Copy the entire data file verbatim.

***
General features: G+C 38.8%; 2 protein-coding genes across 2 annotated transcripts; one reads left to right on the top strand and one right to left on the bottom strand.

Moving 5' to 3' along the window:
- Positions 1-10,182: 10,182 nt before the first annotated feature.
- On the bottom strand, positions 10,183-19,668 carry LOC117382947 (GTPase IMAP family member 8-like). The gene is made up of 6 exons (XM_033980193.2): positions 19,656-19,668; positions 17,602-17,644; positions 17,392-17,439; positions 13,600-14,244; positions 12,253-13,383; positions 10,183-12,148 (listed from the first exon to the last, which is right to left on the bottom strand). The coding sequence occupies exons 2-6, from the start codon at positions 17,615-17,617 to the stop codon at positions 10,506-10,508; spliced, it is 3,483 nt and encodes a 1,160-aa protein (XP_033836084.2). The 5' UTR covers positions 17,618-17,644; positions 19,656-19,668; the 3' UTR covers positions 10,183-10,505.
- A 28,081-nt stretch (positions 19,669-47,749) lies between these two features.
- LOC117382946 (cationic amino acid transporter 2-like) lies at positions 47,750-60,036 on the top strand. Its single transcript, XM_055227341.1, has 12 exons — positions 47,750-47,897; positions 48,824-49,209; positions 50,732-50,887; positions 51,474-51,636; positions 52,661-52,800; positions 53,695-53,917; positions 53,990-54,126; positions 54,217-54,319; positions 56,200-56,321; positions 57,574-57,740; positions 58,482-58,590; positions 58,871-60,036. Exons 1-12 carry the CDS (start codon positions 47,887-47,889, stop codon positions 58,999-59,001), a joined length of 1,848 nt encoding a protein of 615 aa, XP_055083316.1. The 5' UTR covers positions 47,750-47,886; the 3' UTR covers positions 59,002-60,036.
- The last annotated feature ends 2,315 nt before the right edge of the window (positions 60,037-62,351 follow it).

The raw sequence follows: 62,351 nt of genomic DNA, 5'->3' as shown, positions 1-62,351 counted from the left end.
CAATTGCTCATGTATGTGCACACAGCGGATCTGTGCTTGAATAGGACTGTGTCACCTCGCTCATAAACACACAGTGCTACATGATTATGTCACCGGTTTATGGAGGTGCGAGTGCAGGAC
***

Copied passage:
General features: G+C 38.8%; 2 protein-coding genes across 2 annotated transcripts; one reads left to right on the top strand and one right to left on the bottom strand.

Moving 5' to 3' along the window:
- Positions 1-10,182: 10,182 nt before the first annotated feature.
- On the bottom strand, positions 10,183-19,668 carry LOC117382947 (GTPase IMAP family member 8-like). The gene is made up of 6 exons (XM_033980193.2): positions 19,656-19,668; positions 17,602-17,644; positions 17,392-17,439; positions 13,600-14,244; positions 12,253-13,383; positions 10,183-12,148 (listed from the first exon to the last, which is right to left on the bottom strand). The coding sequence occupies exons 2-6, from the start codon at positions 17,615-17,617 to the stop codon at positions 10,506-10,508; spliced, it is 3,483 nt and encodes a 1,160-aa protein (XP_033836084.2). The 5' UTR covers positions 17,618-17,644; positions 19,656-19,668; the 3' UTR covers positions 10,183-10,505.
- A 28,081-nt stretch (positions 19,669-47,749) lies between these two features.
- LOC117382946 (cationic amino acid transporter 2-like) lies at positions 47,750-60,036 on the top strand. Its single transcript, XM_055227341.1, has 12 exons — positions 47,750-47,897; positions 48,824-49,209; positions 50,732-50,887; positions 51,474-51,636; positions 52,661-52,800; positions 53,695-53,917; positions 53,990-54,126; positions 54,217-54,319; positions 56,200-56,321; positions 57,574-57,740; positions 58,482-58,590; positions 58,871-60,036. Exons 1-12 carry the CDS (start codon positions 47,887-47,889, stop codon positions 58,999-59,001), a joined length of 1,848 nt encoding a protein of 615 aa, XP_055083316.1. The 5' UTR covers positions 47,750-47,886; the 3' UTR covers positions 59,002-60,036.
- The last annotated feature ends 2,315 nt before the right edge of the window (positions 60,037-62,351 follow it).

The raw sequence follows: 62,351 nt of genomic DNA, 5'->3' as shown, positions 1-62,351 counted from the left end.
CAATTGCTCATGTATGTGCACACAGCGGATCTGTGCTTGAATAGGACTGTGTCACCTCGCTCATAAACACACAGTGCTACATGATTATGTCACCGGTTTATGGAGGTGCGAGTGCAGGAC